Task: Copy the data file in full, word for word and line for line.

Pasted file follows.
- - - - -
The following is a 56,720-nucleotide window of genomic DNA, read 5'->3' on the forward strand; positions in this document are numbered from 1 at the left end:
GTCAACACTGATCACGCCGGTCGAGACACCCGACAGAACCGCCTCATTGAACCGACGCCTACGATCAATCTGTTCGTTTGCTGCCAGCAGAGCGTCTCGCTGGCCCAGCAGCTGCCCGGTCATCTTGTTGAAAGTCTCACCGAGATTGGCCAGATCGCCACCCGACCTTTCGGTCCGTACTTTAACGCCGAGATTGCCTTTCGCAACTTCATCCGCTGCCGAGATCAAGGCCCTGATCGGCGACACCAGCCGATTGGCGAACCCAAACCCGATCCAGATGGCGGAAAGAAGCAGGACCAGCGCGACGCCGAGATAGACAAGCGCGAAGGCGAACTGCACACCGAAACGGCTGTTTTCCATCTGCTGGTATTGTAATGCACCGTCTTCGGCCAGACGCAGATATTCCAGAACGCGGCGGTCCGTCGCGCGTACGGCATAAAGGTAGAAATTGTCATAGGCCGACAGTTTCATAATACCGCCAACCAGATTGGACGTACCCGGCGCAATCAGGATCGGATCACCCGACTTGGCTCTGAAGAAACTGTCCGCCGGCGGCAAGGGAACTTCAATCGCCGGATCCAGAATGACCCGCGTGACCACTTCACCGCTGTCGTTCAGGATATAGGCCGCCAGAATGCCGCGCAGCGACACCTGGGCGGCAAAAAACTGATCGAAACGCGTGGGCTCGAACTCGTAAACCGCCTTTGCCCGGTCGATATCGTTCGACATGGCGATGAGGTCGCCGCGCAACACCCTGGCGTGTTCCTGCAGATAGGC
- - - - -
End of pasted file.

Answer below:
The following is a 56,720-nucleotide window of genomic DNA, read 5'->3' on the forward strand; positions in this document are numbered from 1 at the left end:
GTCAACACTGATCACGCCGGTCGAGACACCCGACAGAACCGCCTCATTGAACCGACGCCTACGATCAATCTGTTCGTTTGCTGCCAGCAGAGCGTCTCGCTGGCCCAGCAGCTGCCCGGTCATCTTGTTGAAAGTCTCACCGAGATTGGCCAGATCGCCACCCGACCTTTCGGTCCGTACTTTAACGCCGAGATTGCCTTTCGCAACTTCATCCGCTGCCGAGATCAAGGCCCTGATCGGCGACACCAGCCGATTGGCGAACCCAAACCCGATCCAGATGGCGGAAAGAAGCAGGACCAGCGCGACGCCGAGATAGACAAGCGCGAAGGCGAACTGCACACCGAAACGGCTGTTTTCCATCTGCTGGTATTGTAATGCACCGTCTTCGGCCAGACGCAGATATTCCAGAACGCGGCGGTCCGTCGCGCGTACGGCATAAAGGTAGAAATTGTCATAGGCCGACAGTTTCATAATACCGCCAACCAGATTGGACGTACCCGGCGCAATCAGGATCGGATCACCCGACTTGGCTCTGAAGAAACTGTCCGCCGGCGGCAAGGGAACTTCAATCGCCGGATCCAGAATGACCCGCGTGACCACTTCACCGCTGTCGTTCAGGATATAGGCCGCCAGAATGCCGCGCAGCGACACCTGGGCGGCAAAAAACTGATCGAAACGCGTGGGCTCGAACTCGTAAACCGCCTTTGCCCGGTCGATATCGTTCGACATGGCGATGAGGTCGCCGCGCAACACCCTGGCGTGTTCCTGCAGATAGGC